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Renewing our focus on open thinking

With an inspiring speech by Sir John Daniel, CEO of the Commonwealth of Learning, the BCcampus Opening Education event kicked off on Monday, October 17 at the wonderful a Simon Fraser University Centre for the Arts.

As a prelude to Open Access Week, BCcampus and partners invited higher education institutional participants to a special event exploring the ways in which Open Access and Open Educational Resources (OER) are opening up education, and how these ideas might provide an action agenda for B.C. higher education practitioners.

The event included a keynote address and panel presentations in the morning, and interactive sessions in the afternoon that were designed to collect feedback from the face-to-face participants as well as from online participants who followed the day’s events via live web stream and a backchannel Twitter feed. The web stream archive for each section of the Opening Education event can be found here –> open.bccampus.ca

Sir John’s speech on the topic of Publishing with Public Money for Public Benefit set the tone for the day on a high plane, one that validated the interest and commitment of audience members for making educational materials more freely accessible and remixable. Sir John’s speech also challenged us to confidently marshall our arguments in support of open education, open government and open data – in his words, “to provide a common wealth.”

The panelists, Venkataraman Balaji (COL), Wayne Mackintosh (OER Foundation), Rory McGreal (AthabascaU) and Joy Kirchner (UBC Library), each took a turn highlighting opportunities in the OER space for higher education institutions to engage students and instructors about the principles of open thinking, and in each case demonstrated examples of practice from their areas of interest to show what is possible and where the future could take us. Their panel segments were web streamed.

  • Balaji’s segment showed how COL has instituted open policies for its collection of highly valuable educational resources. He also complimented Canada’s expertise in agricultural sciences and how open knowledge in this domain could be used globally in support of food security initiatives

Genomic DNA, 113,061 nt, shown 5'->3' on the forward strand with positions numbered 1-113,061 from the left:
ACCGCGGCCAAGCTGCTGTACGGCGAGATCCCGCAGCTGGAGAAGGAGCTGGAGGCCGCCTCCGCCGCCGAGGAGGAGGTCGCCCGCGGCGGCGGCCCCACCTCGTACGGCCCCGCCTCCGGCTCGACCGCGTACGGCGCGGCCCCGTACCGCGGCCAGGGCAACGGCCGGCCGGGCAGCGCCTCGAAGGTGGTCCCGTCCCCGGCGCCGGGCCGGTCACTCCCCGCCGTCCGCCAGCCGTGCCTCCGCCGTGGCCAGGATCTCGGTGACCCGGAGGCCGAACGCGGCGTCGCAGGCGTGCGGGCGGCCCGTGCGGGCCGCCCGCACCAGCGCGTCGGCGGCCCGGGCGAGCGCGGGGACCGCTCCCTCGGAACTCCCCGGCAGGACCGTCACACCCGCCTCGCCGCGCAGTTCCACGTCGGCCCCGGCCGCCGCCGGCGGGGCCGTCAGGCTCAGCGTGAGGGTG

• Wayne provided a passionate overview of his work with world-class open projects WikiEducator and the newly minted concept of the Open Education Resource University (OERu).
  • Rory spoke with his customary vigour about copyright and educational rights, highlighting Athabasca University’s approach to open access journals and other resources that it believes should be freely accessible under the mantra of open scholarship.
  • Joy presented a recent case-study of action on the scholarly communications front at the University of British Columbia, illustrating the actions that a large university must undertake in an effort to support its employees, instructors and students to operationalize a balanced approach to copyright management and open access.

In the afternoon, Paul Stacey led an interactive session using wireless clickers that probed and collected audience opinion on several central issues associated with open thinking that might help us to build a systemic action agenda, at least within the B.C. higher education sector.

I followed Paul with an Etherpad session with the face-to-face participants and the online audience to collect action items and ideas on three themes that might helps us move forward on the open front.

  1. How do we help educators learn more about open?
  2. How can we best promote open teaching and learning practices in our institutions?
  3. What can we do to influence policy in institutions?

For me it was a refreshing and re-energizing day, one that reinforced the spiral approach that needs to occur with innovative ideas as they move from the periphery to the centre of our thinking. Open content and open access in higher education are barely a 10-year old concepts in a digital age, but ones that I truly believe are beginning to show signs of becoming a larger part of the consciousness of students, instructors and institutions.

Re-published from David’s blog: conviviality